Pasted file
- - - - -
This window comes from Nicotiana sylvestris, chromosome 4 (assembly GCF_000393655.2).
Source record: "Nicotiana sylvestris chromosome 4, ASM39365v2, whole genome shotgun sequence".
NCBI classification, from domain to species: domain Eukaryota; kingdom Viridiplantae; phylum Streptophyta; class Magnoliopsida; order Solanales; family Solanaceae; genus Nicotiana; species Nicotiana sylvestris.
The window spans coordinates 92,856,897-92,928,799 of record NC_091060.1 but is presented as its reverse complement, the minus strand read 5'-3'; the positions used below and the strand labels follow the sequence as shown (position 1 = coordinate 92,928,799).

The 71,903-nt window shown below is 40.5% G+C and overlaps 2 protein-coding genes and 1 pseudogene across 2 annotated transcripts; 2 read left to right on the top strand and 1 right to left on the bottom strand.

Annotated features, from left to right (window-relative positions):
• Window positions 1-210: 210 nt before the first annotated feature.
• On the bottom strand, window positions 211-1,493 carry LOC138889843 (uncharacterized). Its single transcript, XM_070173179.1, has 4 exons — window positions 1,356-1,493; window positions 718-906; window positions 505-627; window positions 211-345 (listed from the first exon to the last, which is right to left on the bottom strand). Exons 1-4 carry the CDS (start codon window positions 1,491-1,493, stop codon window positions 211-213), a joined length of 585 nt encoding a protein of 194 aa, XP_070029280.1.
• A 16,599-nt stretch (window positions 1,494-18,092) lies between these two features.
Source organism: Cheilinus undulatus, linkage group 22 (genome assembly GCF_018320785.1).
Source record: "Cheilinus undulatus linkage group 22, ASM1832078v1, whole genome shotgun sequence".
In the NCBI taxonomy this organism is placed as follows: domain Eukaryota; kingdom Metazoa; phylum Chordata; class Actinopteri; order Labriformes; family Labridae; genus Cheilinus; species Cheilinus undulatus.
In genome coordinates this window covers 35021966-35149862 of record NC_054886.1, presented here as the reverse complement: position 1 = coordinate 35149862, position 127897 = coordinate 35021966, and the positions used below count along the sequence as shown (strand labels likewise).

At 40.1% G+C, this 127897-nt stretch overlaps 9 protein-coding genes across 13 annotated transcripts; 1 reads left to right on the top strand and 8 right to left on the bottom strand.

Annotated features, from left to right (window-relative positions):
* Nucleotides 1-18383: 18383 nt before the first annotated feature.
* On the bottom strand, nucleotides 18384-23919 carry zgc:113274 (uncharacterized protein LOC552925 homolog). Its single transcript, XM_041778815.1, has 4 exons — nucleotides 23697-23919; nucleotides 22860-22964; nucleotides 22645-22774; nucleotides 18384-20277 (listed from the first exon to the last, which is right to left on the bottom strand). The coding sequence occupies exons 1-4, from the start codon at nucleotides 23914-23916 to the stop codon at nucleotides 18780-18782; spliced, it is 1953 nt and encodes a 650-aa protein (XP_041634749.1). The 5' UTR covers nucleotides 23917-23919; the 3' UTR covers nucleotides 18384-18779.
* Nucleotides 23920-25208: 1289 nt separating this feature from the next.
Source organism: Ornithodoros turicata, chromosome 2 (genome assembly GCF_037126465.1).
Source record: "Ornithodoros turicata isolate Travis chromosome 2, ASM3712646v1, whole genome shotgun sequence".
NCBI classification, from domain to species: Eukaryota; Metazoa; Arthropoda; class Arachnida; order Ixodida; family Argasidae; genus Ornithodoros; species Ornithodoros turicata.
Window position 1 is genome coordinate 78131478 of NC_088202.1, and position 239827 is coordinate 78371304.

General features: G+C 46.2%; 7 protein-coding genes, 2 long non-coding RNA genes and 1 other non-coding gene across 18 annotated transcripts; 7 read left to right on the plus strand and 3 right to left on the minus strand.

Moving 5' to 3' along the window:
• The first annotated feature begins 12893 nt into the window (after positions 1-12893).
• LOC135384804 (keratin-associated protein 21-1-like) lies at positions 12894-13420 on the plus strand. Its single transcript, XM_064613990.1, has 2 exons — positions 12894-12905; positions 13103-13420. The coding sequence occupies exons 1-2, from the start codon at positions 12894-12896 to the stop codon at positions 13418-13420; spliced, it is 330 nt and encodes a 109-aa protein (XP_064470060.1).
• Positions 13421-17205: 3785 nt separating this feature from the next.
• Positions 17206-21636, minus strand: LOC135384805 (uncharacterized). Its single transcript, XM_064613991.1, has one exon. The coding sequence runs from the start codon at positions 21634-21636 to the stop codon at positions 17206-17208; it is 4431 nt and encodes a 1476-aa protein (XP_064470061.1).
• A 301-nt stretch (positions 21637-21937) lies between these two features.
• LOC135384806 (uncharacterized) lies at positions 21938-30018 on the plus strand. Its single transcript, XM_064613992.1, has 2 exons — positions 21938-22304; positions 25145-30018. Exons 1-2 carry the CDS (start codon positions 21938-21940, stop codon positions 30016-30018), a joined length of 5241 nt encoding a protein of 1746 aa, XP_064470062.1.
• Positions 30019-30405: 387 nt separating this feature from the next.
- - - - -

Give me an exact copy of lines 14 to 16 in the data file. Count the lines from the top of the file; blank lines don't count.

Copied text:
At 40.1% G+C, this 127897-nt stretch overlaps 9 protein-coding genes across 13 annotated transcripts; 1 reads left to right on the top strand and 8 right to left on the bottom strand.

Annotated features, from left to right (window-relative positions):
* Nucleotides 1-18383: 18383 nt before the first annotated feature.